Bullet Journalling: Your real-life quest log

If you saw the words ‘bullet journal’ in the title and sighed, I can sympathise; for the longest time, I was no fan of bullet journaling myself. It felt far too complicated and energy-sapping like I was spending so much time planning what I wanted to do that I had no spoons or motivation left to actually Do The Things. And it’s very easy for one to be put off by seeing rafts of Instagram posts and YouTube videos showcasing glitzy, spectacularly artistic spreads slathered across the pages of Leuchtturm dotted journals using fancy Tombow pens.

That is until I made a very simple realisation.

Ultimately, a bullet journal is for one person and one person only.

You.

Yeah, statement of the obvious, I know. But it can be very easy to forget that, especially when looking at other people’s immaculate journals on social media. There’s an innate pressure, a feeling that you ‘aren’t doing it properly’ if you don’t have the right fineliner pens and spread designs. And perhaps most pervasive at all is the sense of ‘what if I mess this up?’ – something that several people have mentioned to me as a reason they avoid bullet journaling Putting all that effort in only to ruin an entire page or more of your carefully crafted journal and throw everything off course.

In the end though, what is the main purpose of a bullet journal?

To look pretty? Maybe, if you want it to.

But above all else? To work for you.

A bullet journal can be whatever you want it and need it to be. And for me, it’s my personal inventory screen and quest log.

In a game, an inventory screen is an easy way to lay out all the items you have and can utilise. Weapons, tools, healing items, keys, crafting pieces, consumables, buffs, clothing, you name it. Trying to remember all of that on its own would be quite stressful, no? So the inventory screen is there so you can sort through it all – and in some games, inventory management is quite the satisfying challenge in itself. Especially when it comes to crafting – laying out the ingredients needed to complete a recipe makes it all so much easier, and sometimes things appear in front of you that you may not have spotted the first time.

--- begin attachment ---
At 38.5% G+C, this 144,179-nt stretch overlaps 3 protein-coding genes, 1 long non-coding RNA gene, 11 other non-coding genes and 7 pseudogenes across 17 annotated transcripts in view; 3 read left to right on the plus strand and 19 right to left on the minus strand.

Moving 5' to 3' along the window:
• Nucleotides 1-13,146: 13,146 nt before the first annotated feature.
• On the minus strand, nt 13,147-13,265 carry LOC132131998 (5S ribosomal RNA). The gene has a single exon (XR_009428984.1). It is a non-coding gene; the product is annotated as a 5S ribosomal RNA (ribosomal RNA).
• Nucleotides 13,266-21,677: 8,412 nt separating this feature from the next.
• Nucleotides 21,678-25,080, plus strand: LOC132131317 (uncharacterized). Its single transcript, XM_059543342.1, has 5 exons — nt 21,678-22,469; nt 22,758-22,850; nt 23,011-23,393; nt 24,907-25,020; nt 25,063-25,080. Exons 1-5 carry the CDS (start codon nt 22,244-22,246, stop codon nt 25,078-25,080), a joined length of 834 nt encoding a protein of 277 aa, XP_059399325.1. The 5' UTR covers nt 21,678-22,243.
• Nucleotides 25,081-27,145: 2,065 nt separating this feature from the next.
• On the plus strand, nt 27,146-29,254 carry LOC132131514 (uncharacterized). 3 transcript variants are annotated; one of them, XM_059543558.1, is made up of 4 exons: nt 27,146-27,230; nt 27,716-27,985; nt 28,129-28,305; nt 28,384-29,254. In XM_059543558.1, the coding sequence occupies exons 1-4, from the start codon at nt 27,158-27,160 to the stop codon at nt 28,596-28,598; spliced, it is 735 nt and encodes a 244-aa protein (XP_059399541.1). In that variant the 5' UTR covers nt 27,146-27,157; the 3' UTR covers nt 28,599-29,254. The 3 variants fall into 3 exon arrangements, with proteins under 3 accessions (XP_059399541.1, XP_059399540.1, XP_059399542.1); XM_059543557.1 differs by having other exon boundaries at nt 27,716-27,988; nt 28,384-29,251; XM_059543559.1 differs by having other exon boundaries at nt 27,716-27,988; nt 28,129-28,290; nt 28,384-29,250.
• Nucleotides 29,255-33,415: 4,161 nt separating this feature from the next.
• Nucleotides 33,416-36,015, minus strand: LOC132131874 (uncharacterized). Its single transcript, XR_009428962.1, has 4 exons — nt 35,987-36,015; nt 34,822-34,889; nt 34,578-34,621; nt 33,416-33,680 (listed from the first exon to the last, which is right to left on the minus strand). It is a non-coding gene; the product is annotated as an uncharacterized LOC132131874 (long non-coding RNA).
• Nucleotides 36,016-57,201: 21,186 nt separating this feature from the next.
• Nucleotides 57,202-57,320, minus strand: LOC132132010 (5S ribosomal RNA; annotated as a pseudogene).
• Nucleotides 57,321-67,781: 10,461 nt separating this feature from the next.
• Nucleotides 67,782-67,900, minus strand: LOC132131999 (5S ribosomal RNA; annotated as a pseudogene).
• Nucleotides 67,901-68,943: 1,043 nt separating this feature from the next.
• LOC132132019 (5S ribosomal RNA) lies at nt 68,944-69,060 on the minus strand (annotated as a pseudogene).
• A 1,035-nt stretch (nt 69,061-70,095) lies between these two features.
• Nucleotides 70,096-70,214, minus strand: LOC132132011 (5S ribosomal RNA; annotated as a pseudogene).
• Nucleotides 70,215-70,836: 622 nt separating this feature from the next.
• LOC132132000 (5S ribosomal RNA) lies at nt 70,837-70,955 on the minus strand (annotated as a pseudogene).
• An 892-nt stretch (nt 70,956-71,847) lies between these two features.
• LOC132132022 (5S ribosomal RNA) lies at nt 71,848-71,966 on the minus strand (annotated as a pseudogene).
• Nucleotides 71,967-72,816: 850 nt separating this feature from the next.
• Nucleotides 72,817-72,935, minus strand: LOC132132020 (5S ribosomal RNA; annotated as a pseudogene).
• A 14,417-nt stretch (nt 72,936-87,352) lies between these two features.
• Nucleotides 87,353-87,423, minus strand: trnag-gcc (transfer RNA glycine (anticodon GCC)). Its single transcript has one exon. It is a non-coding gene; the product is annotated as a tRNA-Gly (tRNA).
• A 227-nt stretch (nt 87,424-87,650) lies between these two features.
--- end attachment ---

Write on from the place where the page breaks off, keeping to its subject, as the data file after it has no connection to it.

Alongside that is the humble quest log. In the same way an inventory lays out all your important kit for the missions ahead, what does a quest log do? Keeps track of your objectives, the quests in need of tackling and the objectives to be completed, often in order or prioritised. Keeps things organised out in the field, doesn’t it?

Now, when playing a game and checking your inventory and quest menus, do you worry about how aesthetically pleasing it looks? Maybe it does look good, especially if it’s clean and ties with the game’s art style. But mainly, all you need it to do is be simple, clear and help you keep track of what needs doing and what tools you have for those jobs.

Now, doesn’t that sound familiar.

This is exactly how I’ve been using my bullet journal since restarting journaling last October at the insistence of a great friend of mine who preached this DIY message to me. And very quickly, it stopped being about aesthetics or the ‘right’ equipment and started being about pouring thoughts and objectives into a notebook and cacheting them all in whatever designs I fancied doing that weren’t overly complicated.

I even set myself a challenge not to spend more than £20 on equipment for my journaling, just so I could prove to myself – and anyone who I talked to about it! – that bullet journaling really is what you make it. No matter if you’re using a traditional Leuchtturm dot journal or, as I am, a lined project book from ASDA that cost £3. Both serve the exact same purpose.

Watch the video above to see exactly what I bought.

And guess what? That £20 limit was more than enough to get going. Pens for writing, pens for colouring in, rulers for drawing, pencils for sketching. Washi tape? Completed it, mate.

Anything from postcards to tube maps have been cut out and stuck in to form improvised artwork for spreads. And remember earlier when I said about people being nervous of making a mistake and ruining their spreads? Easy – nothing that an eraser, correction tape and some adhesive labels can’t fix. In fact, more than once I have simply cut a sheet of card or paper to size and used double-sided tape to stick it down over an entire page, blanking it all out and allowing me to start again from scratch.

A really simple mood-tracker from editor Jess’ bullet journal

The mere act of bullet journaling has become one of immense satisfaction for me – and should you wish to give it a go, that’s how it should feel for you. Getting excited to add in a new month of spreads, filling in checklists and ticking them off when things get completed. A journaling session isn’t time wasted that could be spent actually doing things; it’s time used to help you get into a good, clear headspace to tackle your to-do list in the best frame of mind possible, no matter how daunting. It’s amazing how much more real and fully formed words are when they’re written on a page rather than rattling around in your head.

So if I have one top tip for bullet journaling, it’s this; it’s YOUR bullet journal, and the only right way to journal is whatever works for you.

Because ultimately, we all need to take a look at our inventory screen sometimes. And ticking off completed quests is one of the most satisfying feelings ever.

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